Bad debts are coming back to haunt Spanish banks, with debt problems likely to build up towards the end of 2020 and next year, analysts say.
In the midst of COVID-19, businesses will have difficulty repaying their loans and bankruptcies will increase, especially for small and medium-sized businesses which, according to Moody’s, account for 42% of Spanish bank loans.
And a second coronavirus-related foreclosure, if it were to occur, would be particularly damaging for major Spanish banks, whose capital levels are the lowest among European lenders.
The economic impact of the crisis is hitting as lenders move forward in unraveling the vast amounts of toxic debt inherited from the global financial crisis.
The country’s bad debt rate stood at 3.14% at the end of 2019, against 6.74% in Italy and 6.14% in Portugal, two other European countries affected by high bad debts following the crisis.
Gross NPLs and advances as a percentage of total gross loans and advances fell to 3.14% in the fourth quarter of 2019, from 7.67% in the first quarter of 2015, aBased on data from S&P Global Market Intelligence.
Elena Iparraguirre, credit analyst at S&P Global Ratings, said she expected non-performing assets, including non-performing loans and real estate assets, to peak at 9.5% in 2021, from 8.5 % expected in 2020.
Spanish banks will release their second quarter results in the week of July 27, but Iparraguirre said the full impact on bad debt ratios will become clearer in the coming months, as borrowers are currently being bolstered by loan holidays and tax and government measures.
“We will know how much damage the borrowers actually suffer, how much will get there and continue to operate, and which will have the most problems,” she said.
Spain has been one of the European countries hardest hit by the virus, with 28,429 deaths as of July 24, according to John Hopkins University. The government launched a 100 billion euro loan guarantee program at the start of the crisis to help businesses, while banks have granted loan leave.
NPLs of the largest Spanish banks – Banco Santander SA, Banco Bilbao Vizcaya Argentaria SA, CaixaBank SA, Banco de Sabadell SA and Bankia SA – declined slightly in the first quarter as the impact of the crisis has not yet materialized . At Santander, the ratio for the first quarter fell to 3.66% from 4.03% in the first quarter of 2019, while at CaixaBank it fell from 5% to 3.97%. At BBVA, it fell to 3.98% against 4.35% over one year. For Banco de Sabadell and Bankia, the ratio fell to 4.02% and 4.89% from 4.37% and 6.13% respectively.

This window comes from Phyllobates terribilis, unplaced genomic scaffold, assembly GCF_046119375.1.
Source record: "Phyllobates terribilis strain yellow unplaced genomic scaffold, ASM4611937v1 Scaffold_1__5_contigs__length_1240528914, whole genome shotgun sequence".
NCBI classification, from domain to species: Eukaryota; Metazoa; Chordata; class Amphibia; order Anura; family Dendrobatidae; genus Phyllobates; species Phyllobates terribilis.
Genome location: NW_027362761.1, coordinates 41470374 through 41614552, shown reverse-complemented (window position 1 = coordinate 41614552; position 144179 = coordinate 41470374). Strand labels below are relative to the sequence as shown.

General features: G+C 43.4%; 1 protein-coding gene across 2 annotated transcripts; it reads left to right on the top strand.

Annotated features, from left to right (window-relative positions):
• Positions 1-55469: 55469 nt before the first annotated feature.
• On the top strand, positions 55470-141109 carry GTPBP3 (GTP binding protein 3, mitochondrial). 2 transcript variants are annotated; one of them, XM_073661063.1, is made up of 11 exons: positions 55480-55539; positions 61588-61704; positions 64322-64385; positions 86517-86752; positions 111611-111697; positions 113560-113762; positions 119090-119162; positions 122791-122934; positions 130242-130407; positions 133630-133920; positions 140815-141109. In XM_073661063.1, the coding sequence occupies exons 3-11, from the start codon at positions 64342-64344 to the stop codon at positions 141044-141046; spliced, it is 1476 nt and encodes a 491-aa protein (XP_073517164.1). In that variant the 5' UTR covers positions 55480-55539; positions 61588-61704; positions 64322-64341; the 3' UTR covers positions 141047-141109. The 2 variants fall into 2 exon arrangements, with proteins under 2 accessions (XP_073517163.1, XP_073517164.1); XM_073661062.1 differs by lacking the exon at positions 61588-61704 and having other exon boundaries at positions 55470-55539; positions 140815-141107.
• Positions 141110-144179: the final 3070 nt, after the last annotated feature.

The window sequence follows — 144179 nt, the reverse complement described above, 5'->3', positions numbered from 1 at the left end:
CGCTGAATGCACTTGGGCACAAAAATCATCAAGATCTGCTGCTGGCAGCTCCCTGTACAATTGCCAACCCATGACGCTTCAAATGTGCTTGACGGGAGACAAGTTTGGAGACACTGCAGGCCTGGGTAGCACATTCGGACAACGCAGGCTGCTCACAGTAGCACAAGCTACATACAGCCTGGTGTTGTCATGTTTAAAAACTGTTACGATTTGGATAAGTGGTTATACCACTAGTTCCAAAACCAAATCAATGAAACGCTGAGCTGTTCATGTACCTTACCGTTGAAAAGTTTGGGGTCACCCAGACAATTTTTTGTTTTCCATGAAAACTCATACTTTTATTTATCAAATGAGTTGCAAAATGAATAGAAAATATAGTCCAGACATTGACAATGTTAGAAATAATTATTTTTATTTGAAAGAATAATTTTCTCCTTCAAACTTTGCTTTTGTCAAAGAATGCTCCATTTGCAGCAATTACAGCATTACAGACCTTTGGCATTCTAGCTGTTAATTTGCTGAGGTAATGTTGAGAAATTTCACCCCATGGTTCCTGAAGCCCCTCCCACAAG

Banks take three months of non-payment to declare a non-performing loan, so there will be a lag in reporting non-performing loans, said Santiago Carbó, professor of economics and finance at the Catedrático de Economía y Finanzas, a university based in Madrid. He predicts that the bad debt rate will rise to 9% by 2021.
Despite the sale of bad debt stocks, banks still hold significant numbers that could weigh on profits and cause problems in the future, he said. Current market conditions will make it difficult for banks to get rid of the remaining debt, he added.
Spanish banks are likely to increase their provisions in the coming months to take into account expected loan losses. BBVA has already announced significant provisions in the first quarter.
“BBVA was the exception among Spanish banks because it took the more conservative approach and a big provisioning effort in the first quarter”, said Iparraguirre. Other banks will record new provisions in the second quarter and potentially the third, she said.
The European Banking Authority predicts that the entire European banking sector will face an increase in bad debts, with credit losses amounting to 3.8% of risk-weighted assets, which determine the capital that a bank must hold.
Spanish banks have the lowest capital levels among major European lenders, according to data from S&P Global Market Intelligence. BBVA has the lowest, not having been able to cancel its dividend payment for 2019 because it held its shareholders’ meeting before the ECB recommended banks not to distribute dividends to raise capital. Santander is second from the bottom.
“They have bigger capital reserves and are in better shape than 10 years ago, but there is some murky water ahead”, Carbo said. Provided there is no second wave and subsequent lockdown, they should be able to cope.
In the event of a second confinement, SMEs already in difficulty, particularly in the tourism sector which represents around 15% of Spanish companies ”,will not survive; they may survive the first blow, but not the second, “he said.